Tennessee has given up six sacks in three games, an improvement on the 3.3 sacks we were giving up each game last fall.  Some of this is a credit to Josh Dobbs and his ability to make plays with his feet, but the Vols clearly struggled with Oklahoma's blitz in the second half and were faced with lots of third and long without ample time to get the ball downfield.

Only 11 teams have recorded 11+ sacks so far this fall, and one of them is Florida.  What's most impressive is what they did to Kentucky, scoring six of their 11 sacks against the Wildcats.  Here's the difference between playing a bad defense and playing Florida:  Patrick Towles was 21 of 29 for 192 yards against South Carolina in a Kentucky road win.  He was 8 of 24 for 126 yards and two interceptions against Kentucky.  Being above average against South Carolina translated to eight completions and six sacks against Florida.  Dobbs is better than Towles and has been far beyond average against teams like the Gamecocks.  What he can do in his first shot at the Gators will have much to do with how well the line can give him a chance.

Last year offensive line was Tennessee's most specific problem.  They are certainly a piece of this puzzle so far this year.  How many freshmen will the Vols elect to put in the rotation on Saturday?  How long can the pocket hold?  How often will negative yardage plays hurt Tennessee the way they did against Oklahoma?  This is a huge test for a line still looking to redeem itself.

Play Calling

Of course, there are ways to protect Dobbs and the line here.  I'm really interested to see how often Tennessee elects to roll their quarterback out, where he has often been at his best, and how often they leave him back there (and how down and distance dictates this).

It's oversimplification for fans to say, "Throw it deep, old man!"  But through three games and a pair of really bad defenses, Tennessee is 97th nationally in pass plays of 10+ yards with 20, and 91st in pass plays of 20+ yards with just seven.  Again, some of this is certainly mistakes and negative yardage plays in both the run and pass game on first down, especially against Oklahoma.  It's much harder to throw downfield when you have to and even harder to do so against the Sooners and Gators.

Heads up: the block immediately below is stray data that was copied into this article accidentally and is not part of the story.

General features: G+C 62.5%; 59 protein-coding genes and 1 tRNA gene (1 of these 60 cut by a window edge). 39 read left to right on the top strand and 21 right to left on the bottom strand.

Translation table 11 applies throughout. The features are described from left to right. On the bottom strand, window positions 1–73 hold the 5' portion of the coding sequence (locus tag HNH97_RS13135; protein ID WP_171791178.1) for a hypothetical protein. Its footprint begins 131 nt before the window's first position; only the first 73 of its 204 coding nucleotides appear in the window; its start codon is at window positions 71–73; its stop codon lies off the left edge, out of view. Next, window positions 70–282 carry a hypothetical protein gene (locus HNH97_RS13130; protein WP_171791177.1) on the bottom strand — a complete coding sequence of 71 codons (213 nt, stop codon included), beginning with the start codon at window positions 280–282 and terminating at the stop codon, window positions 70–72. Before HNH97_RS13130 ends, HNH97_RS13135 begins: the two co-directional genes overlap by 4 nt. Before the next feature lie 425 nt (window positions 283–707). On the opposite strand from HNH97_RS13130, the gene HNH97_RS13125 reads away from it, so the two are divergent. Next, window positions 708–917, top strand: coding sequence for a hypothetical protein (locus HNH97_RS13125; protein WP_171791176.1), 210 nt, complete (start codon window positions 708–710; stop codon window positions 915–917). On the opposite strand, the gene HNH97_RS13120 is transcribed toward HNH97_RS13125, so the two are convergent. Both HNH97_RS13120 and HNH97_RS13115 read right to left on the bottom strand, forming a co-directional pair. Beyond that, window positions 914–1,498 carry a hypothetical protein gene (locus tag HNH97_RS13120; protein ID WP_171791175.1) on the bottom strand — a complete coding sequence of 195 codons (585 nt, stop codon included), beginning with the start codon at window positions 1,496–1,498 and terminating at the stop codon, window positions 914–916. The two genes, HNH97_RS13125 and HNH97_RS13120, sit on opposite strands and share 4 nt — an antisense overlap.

It's also oversimplification to say passive play with the lead has always been the thorn in Tennessee's side under Butch Jones.  The two plays that still stand out to me the most from last year's Florida loss were Justin Worley's two interceptions, one in the end zone in the third quarter and one on the game's final drive when the Vols only needed field goal range.  Both of those throws came on first down, aggressive calls and throws when Tennessee could have lived to play another down.  That was a different quarterback and a different coordinator, but there's an argument between those two plays and Worley's blindside fumble that started Florida's rally, the Vols could have won last year's Florida game 9-0 or 9-whatever by playing even more conservative with the lead.

The moments are different and we still probably don't have enough data for a reliable opinion, especially on Mike DeBord.  But I'd be more interested in seeing the Vols call a smarter game than an outright more aggressive game.  I don't know if this is the Saturday to get in that business, especially with a Florida offense that should be limited by Tennessee's defense.

So yes, the Vols need more big plays in the passing game.  They need to call a better game (and execute a better game, especially on first down) with a lead in the second half.  But you can't get overly aggressive; aggression for aggression's sake is a bad idea against this team.  For what it's worth, since SEC East inception in 1992 every Tennessee team that has gone that route against Florida has lost other than the 2004 Vols, who got uncanny freshman play from Erik Ainge the last time we beat the Gators.  Peyton Manning went 0-4, David Cutcliffe went 1-7.  When Tennessee has beaten Florida, it has done so with defense, pounding the rock, and quarterbacks making one or two big throws.  Heath Shuler to Mose Phillips in 1992.  Tee Martin to Peerless Price in 1998.  Casey Clausen to James Banks in 2003.  Travis Stephens and the offensive line were so unbelievably good in 2001 it wasn't even necessary.

Tennessee doesn't need Josh Dobbs to go off.  It doesn't need an absurdly aggressive gameplan.  Honestly, you'd take some of the numbers East Carolina got against these guys:  63.8% completion percentage, 6.0 yards per attempt, 3-to-1 touchdown to interception ratio.  These are numbers within everyone's realm of possibility this week.

The Vols can put themselves in position to win with Jalen Hurd and defense.  It will need Dobbs to make those small handful of plays to a small handful of receivers.  It will need the offensive line to allow just enough time for that to happen.  And it will need its offensive coordinator to call a smart, appropriately aggressive game both early and, hopefully, with Tennessee in front in the second half.

Butch Jones would likely say the responsibility here is split 25/25/25/25.  However you see it, the Vols will need something from all involved to make enough plays in the passing game against a great Gator defense to put this streak behind us and the chance for a great season in front of us.